Improving Written Language in ADHD Children

Written language skills are often an area that is in need of development for children with ADHD. As an Educational Psychologist working with students that attend Hong Kong International Schools, I meet a great many teachers and parents seeking strategies for improving this area of a child’s functioning. In my continuing series on non-medical interventions for ADHD, the next few articles will focus on developing written language skills.

The study outlined in this article was published by Graham Harries in the Handbook of Learning Disabilities. The technique utilised was called Self Regulated Strategy Development (SRSD). There were three children in the study with ADHD who scored below the 20th percentile on written language tests and they were all taking medication. The target of the study was to measure increases in number of story parts and words and whole quality.

Students were taught goal setting, self monitoring and reinforcement. The intervention was implemented for nine weeks with the emphasis on effort and strategy use in learning as well as making the improvement visible through self monitoring and graphing. Mnemonic devices were used such as “POW”, “Plan my Ideas”, “Organise my Notes”, “Write and Say More”. The instruction was provided by teachers and teaching assistants and strategies and responsibility were slowly shift to the student at their pace. Basically the students were taught to self monitor the number of story parts and number of words they used in written expression tasks. The results were graphed as they moved along so that they had on going performance feedback. This helped the students learn to write more independently and automatically and they could have guided practice until they achieved mastery.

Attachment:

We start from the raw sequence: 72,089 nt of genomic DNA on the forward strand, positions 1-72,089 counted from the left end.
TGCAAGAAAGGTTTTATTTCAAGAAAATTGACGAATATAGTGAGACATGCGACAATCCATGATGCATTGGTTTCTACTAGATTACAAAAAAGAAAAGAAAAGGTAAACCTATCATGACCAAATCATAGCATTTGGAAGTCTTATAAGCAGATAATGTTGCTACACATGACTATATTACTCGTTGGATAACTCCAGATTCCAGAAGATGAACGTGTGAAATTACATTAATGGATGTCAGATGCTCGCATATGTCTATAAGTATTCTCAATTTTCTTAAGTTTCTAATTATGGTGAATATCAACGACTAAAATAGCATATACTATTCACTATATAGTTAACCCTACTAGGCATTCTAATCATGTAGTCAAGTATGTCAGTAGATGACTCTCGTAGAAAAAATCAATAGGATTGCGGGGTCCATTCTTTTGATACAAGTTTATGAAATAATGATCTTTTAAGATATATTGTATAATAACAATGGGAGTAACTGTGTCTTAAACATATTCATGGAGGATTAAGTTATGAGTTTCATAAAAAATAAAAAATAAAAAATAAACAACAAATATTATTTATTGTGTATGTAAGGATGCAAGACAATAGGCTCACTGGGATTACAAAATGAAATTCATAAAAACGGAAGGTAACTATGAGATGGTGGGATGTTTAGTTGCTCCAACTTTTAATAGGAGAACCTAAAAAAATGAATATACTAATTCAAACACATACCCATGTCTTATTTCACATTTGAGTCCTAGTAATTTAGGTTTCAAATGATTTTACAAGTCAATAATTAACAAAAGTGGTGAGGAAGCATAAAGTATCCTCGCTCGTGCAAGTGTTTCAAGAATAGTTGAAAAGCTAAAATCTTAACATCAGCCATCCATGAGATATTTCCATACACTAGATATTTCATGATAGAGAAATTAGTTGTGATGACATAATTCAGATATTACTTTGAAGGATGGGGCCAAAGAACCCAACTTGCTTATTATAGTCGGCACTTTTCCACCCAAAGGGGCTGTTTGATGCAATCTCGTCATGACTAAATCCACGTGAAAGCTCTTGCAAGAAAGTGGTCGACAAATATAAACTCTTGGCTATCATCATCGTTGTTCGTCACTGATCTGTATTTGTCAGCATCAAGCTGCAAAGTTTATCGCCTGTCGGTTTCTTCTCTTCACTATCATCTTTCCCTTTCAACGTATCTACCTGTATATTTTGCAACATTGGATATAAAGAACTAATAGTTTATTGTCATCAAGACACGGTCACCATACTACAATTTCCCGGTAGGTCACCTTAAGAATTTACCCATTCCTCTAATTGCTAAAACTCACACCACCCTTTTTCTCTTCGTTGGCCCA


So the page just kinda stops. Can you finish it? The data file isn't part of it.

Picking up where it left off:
Results suggested that two out of three students in the study showed increases in their written expression skills and there was also some decrease in overall inattention symptoms based on teacher ratings.

Studies such as these using behavioural interventions for ADHD help to provide further evidence that non-medical interventions can be useful in helping these children cope with their difficulties. Interventions such as the one described above are certainly not a quick or inexpensive fix, but if schools are willing to put a bit of resources into these sorts of interventions it can likely provide short and long term benefits to children with ADHD.

For more information, feel free to check out these resources.